News All These Icy Worlds Are Yours: The JUpiter ICy moons Explorer (JUICE) Mission

Urwumpe

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So, why can't some billionaire donate a billion or ten to NASA or ESA?
Or is the intersection of space flights enthusiasts and billionaires a null set so far?
Rather, such donations would violate the ESA contracts and damage the fragile peace. Currently, countries get their contracts based on what they paid for ESA. Let somebody donate money for ESA... and you will see blood.
 

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NASA JPL:
NASA and JPL Contribute to European Jupiter Mission

February 21, 2013

NASA has selected key contributions to a 2022 European Space Agency (ESA) mission that will study Jupiter and three of its largest moons in unprecedented detail. The moons are thought to harbor vast water oceans beneath their icy surfaces.

NASA's contribution will consist of one U.S.-led science instrument and hardware for two European instruments to fly on ESA's Jupiter Icy Moons Explorer (JUICE) mission. Jeffrey Plaut of NASA's Jet Propulsion Laboratory in Pasadena, Calif., will be the U.S. lead for the Radar for Icy Moon Exploration experiment. The radar experiment's principal investigator is Lorenzo Bruzzone of Universita degli Studi di Trento in Italy.

Under the lead of Bruzzone and the Italian Space Agency, JPL will provide the transmitter and receiver hardware for a radar sounder designed to penetrate the icy crust of Jupiter's moons Europa, Ganymede and Callisto to a depth of about 5 miles (9 kilometers). This will allow scientists to see for the first time the underground structure of these tectonically complex and unique icy worlds.

JUICE will carry 11 experiments developed by scientific teams from 15 European countries, the United States and Japan.

The spacecraft will orbit Jupiter for three years and travel past Callisto and Europa multiple times, then orbit Ganymede, a moon larger than the planet Mercury. JUICE will conduct the first thorough exploration of Jupiter since NASA's Galileo mission from 1989-2003.

By studying the Jupiter system, JUICE will look to learn more about the formation and evolution of potentially habitable worlds in our solar system and beyond.

"NASA is thrilled to collaborate with ESA on this exciting mission to explore Jupiter and its icy moons," said John Grunsfeld, NASA's associate administrator for science in Washington. "Working together with ESA and our other international partners is key to enabling future scientific progress in our quest to understand the cosmos."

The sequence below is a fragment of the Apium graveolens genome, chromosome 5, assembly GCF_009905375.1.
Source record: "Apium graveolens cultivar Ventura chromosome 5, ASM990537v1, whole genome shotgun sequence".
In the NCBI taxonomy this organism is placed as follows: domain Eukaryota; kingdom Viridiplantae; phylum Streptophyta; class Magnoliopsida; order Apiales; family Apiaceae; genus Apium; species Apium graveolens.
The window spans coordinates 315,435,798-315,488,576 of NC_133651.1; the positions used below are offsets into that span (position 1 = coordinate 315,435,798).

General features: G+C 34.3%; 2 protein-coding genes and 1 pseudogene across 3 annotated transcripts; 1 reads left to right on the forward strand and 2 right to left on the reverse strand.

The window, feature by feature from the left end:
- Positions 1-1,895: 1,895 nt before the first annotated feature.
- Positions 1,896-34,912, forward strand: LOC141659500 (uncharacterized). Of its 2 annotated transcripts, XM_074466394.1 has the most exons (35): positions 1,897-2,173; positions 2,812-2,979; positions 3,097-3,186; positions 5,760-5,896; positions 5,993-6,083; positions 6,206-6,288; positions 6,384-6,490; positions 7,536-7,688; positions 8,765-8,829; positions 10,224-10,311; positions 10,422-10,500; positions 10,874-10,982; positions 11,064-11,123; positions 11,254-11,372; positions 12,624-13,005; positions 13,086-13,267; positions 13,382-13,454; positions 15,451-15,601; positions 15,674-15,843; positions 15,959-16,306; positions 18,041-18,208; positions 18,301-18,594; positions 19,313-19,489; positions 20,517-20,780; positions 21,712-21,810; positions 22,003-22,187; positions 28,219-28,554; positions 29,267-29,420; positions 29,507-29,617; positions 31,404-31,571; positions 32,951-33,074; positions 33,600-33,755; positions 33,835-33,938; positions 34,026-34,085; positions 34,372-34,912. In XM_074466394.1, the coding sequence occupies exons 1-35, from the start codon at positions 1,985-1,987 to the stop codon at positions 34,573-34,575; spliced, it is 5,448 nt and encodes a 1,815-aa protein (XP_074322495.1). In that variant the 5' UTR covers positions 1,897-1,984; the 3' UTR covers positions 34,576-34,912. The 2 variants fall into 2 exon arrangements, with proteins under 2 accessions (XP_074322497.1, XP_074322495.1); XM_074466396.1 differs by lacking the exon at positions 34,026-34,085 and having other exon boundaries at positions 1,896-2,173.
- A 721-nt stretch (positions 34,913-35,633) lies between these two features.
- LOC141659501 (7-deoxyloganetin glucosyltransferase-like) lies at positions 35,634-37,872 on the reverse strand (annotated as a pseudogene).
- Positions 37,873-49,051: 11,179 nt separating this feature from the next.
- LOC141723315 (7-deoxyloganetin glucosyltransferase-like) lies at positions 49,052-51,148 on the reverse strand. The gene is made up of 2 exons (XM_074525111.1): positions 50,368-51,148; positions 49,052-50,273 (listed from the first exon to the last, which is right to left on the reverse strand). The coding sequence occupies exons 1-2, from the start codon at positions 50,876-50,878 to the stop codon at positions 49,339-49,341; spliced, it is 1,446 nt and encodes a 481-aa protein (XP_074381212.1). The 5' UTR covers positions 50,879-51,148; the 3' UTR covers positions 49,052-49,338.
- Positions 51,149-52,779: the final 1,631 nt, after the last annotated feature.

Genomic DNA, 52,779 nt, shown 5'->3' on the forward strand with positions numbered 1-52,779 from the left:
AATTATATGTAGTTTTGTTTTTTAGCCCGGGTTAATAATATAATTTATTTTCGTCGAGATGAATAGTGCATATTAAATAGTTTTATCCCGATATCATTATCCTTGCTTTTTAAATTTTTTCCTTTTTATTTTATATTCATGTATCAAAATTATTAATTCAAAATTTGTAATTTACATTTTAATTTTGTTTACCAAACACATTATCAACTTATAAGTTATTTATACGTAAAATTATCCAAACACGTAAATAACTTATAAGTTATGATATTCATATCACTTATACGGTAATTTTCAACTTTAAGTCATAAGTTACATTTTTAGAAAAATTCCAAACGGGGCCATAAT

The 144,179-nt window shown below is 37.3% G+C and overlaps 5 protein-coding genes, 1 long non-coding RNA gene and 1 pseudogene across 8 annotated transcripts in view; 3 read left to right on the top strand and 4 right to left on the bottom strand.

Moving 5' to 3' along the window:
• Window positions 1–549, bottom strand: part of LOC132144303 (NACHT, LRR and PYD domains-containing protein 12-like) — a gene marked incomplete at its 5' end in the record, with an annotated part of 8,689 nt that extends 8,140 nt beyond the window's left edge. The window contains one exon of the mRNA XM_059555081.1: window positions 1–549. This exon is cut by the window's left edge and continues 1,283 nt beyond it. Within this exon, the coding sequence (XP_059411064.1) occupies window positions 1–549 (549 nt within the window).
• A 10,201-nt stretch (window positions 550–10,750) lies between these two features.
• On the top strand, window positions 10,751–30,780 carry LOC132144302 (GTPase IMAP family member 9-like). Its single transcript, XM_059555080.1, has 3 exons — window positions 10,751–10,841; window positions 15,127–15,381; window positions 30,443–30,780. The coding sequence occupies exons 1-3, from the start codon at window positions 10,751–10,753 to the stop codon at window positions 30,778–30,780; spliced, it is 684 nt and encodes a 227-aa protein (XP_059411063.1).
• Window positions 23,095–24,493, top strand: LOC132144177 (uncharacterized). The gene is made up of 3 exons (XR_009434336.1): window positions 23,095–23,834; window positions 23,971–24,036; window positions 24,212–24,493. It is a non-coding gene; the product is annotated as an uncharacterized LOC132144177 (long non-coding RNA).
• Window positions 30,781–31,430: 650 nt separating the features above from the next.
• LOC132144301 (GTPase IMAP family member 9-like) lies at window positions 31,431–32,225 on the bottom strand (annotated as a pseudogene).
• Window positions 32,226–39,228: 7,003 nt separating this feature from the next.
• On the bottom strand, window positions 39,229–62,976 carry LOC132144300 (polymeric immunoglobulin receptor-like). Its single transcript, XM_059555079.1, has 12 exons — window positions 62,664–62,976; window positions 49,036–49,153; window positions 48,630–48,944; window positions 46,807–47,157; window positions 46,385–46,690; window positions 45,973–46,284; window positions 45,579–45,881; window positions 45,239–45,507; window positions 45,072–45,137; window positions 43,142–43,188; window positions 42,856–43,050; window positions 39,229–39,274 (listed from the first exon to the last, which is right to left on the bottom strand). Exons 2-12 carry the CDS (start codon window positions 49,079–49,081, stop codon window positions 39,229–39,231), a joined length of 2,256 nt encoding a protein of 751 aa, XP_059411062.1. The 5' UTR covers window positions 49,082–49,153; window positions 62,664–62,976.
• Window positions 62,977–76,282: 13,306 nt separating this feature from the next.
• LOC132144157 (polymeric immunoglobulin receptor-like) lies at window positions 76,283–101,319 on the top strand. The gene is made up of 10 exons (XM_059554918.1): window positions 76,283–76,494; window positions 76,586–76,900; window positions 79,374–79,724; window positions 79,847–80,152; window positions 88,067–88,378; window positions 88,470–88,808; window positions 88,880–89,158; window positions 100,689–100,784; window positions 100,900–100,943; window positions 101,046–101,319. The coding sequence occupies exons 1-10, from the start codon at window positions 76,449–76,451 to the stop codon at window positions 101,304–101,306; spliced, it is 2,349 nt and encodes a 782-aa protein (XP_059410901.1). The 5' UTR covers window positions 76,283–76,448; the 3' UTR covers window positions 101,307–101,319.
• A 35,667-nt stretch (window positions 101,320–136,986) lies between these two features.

The solar-powered spacecraft will carry cameras and spectrometers, a laser altimeter and an ice-penetrating radar instrument. The mission also will carry a magnetometer, plasma and particle monitors, and radio science hardware. The spacecraft is scheduled to arrive at the Jupiter system in 2030.

"The selection of JUICE's instruments is a key milestone in ESA's flagship mission to the outer solar system, which represents an unprecedented opportunity to showcase leading European technological and scientific expertise," said Alvaro Gimenez Canete, ESA's director of science and robotic exploration.

NASA invited researchers in 2012 to submit proposals for NASA-provided instruments for the mission. Nine were reviewed, with one selected to fly. NASA agreed to provide critical hardware for two of the 10 selected European-led instruments. NASA's total contribution to the JUICE mission is $100 million for design, development and operation of the instruments through 2033.

In addition to the radar team and instrument, the NASA contributions are:

-- Ultraviolet Spectrometer: The principal investigator is Randy Gladstone of Southwest Research Institute in San Antonio. This spectrometer will acquire images to explore the surfaces and atmospheres of Jupiter's icy moons and how they interact with the Jupiter environment. The instrument also will determine how Jupiter's upper atmosphere interacts with its lower atmosphere below, and the ionosphere and magnetosphere above. The instrument will provide images of the aurora on Jupiter and Ganymede.

-- Particle Environment Package: The principal investigator is Stas Barabash of the Swedish Institute of Space Physics. The U.S. lead is Pontus Brandt of the Johns Hopkins University Applied Physics Laboratory (APL) in Laurel, Md. Under the lead of Barabash and the Swedish National Space Board, APL will provide instruments to this suite to measure the neutral material and plasma that are accelerated and heated to extreme levels in Jupiter's fierce and complex magnetic environment.

{...}
 

Keatah

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I fear that missions are put so far into the future with the hopes that something will go wrong in the meantime - thus canceling the project.

I also fear that missions have such huge timelines in order to allow for makework and paper pushing activities - with no real intention of flying. This is very evident with the so-called moon and mars initiatives we keep hearing about.
 

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Galactic Penguin SST

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This is not about the spacecraft itself, but relevant to the mission.